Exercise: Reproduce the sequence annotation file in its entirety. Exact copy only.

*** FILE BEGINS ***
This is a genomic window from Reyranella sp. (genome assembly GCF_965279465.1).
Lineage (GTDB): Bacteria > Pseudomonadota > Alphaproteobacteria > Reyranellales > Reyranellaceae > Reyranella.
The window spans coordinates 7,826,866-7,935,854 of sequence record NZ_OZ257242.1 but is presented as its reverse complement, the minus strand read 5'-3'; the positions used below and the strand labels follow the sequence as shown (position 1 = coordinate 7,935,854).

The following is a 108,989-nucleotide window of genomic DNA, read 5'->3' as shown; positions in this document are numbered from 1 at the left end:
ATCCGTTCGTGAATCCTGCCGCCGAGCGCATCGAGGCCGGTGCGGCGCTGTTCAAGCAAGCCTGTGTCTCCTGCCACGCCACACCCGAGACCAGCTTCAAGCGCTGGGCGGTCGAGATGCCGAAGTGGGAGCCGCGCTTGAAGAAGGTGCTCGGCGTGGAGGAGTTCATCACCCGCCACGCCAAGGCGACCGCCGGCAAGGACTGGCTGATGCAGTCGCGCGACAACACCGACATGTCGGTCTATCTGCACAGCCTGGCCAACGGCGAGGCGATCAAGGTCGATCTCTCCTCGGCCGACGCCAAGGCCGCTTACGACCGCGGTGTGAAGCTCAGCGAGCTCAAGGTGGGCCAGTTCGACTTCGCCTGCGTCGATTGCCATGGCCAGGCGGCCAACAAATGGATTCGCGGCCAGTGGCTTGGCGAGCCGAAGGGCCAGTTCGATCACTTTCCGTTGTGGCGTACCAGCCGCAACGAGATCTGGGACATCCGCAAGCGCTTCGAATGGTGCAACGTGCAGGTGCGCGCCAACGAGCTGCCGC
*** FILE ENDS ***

This is a genomic window from Reyranella sp. (genome assembly GCF_965279465.1).
Lineage (GTDB): Bacteria > Pseudomonadota > Alphaproteobacteria > Reyranellales > Reyranellaceae > Reyranella.
The window spans coordinates 7,826,866-7,935,854 of sequence record NZ_OZ257242.1 but is presented as its reverse complement, the minus strand read 5'-3'; the positions used below and the strand labels follow the sequence as shown (position 1 = coordinate 7,935,854).

The following is a 108,989-nucleotide window of genomic DNA, read 5'->3' as shown; positions in this document are numbered from 1 at the left end:
ATCCGTTCGTGAATCCTGCCGCCGAGCGCATCGAGGCCGGTGCGGCGCTGTTCAAGCAAGCCTGTGTCTCCTGCCACGCCACACCCGAGACCAGCTTCAAGCGCTGGGCGGTCGAGATGCCGAAGTGGGAGCCGCGCTTGAAGAAGGTGCTCGGCGTGGAGGAGTTCATCACCCGCCACGCCAAGGCGACCGCCGGCAAGGACTGGCTGATGCAGTCGCGCGACAACACCGACATGTCGGTCTATCTGCACAGCCTGGCCAACGGCGAGGCGATCAAGGTCGATCTCTCCTCGGCCGACGCCAAGGCCGCTTACGACCGCGGTGTGAAGCTCAGCGAGCTCAAGGTGGGCCAGTTCGACTTCGCCTGCGTCGATTGCCATGGCCAGGCGGCCAACAAATGGATTCGCGGCCAGTGGCTTGGCGAGCCGAAGGGCCAGTTCGATCACTTTCCGTTGTGGCGTACCAGCCGCAACGAGATCTGGGACATCCGCAAGCGCTTCGAATGGTGCAACGTGCAGGTGCGCGCCAACGAGCTGCCGC